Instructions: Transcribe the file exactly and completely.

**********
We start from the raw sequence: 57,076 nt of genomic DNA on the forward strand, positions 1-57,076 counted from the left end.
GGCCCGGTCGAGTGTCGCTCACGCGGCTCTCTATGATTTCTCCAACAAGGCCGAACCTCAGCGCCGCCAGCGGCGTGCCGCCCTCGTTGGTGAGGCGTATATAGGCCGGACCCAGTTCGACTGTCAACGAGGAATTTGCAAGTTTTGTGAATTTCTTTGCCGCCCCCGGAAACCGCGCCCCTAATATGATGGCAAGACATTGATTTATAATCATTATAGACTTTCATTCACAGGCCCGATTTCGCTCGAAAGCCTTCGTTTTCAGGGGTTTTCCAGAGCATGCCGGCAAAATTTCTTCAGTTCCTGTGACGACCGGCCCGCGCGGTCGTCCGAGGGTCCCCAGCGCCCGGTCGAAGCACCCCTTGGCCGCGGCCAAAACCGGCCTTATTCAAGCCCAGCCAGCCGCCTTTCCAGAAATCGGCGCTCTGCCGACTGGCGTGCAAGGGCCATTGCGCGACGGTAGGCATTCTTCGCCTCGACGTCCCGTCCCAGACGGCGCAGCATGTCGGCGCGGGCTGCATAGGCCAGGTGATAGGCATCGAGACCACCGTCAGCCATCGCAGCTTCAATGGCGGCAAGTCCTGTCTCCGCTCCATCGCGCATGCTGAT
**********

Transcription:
We start from the raw sequence: 57,076 nt of genomic DNA on the forward strand, positions 1-57,076 counted from the left end.
GGCCCGGTCGAGTGTCGCTCACGCGGCTCTCTATGATTTCTCCAACAAGGCCGAACCTCAGCGCCGCCAGCGGCGTGCCGCCCTCGTTGGTGAGGCGTATATAGGCCGGACCCAGTTCGACTGTCAACGAGGAATTTGCAAGTTTTGTGAATTTCTTTGCCGCCCCCGGAAACCGCGCCCCTAATATGATGGCAAGACATTGATTTATAATCATTATAGACTTTCATTCACAGGCCCGATTTCGCTCGAAAGCCTTCGTTTTCAGGGGTTTTCCAGAGCATGCCGGCAAAATTTCTTCAGTTCCTGTGACGACCGGCCCGCGCGGTCGTCCGAGGGTCCCCAGCGCCCGGTCGAAGCACCCCTTGGCCGCGGCCAAAACCGGCCTTATTCAAGCCCAGCCAGCCGCCTTTCCAGAAATCGGCGCTCTGCCGACTGGCGTGCAAGGGCCATTGCGCGACGGTAGGCATTCTTCGCCTCGACGTCCCGTCCCAGACGGCGCAGCATGTCGGCGCGGGCTGCATAGGCCAGGTGATAGGCATCGAGACCACCGTCAGCCATCGCAGCTTCAATGGCGGCAAGTCCTGTCTCCGCTCCATCGCGCATGCTGAT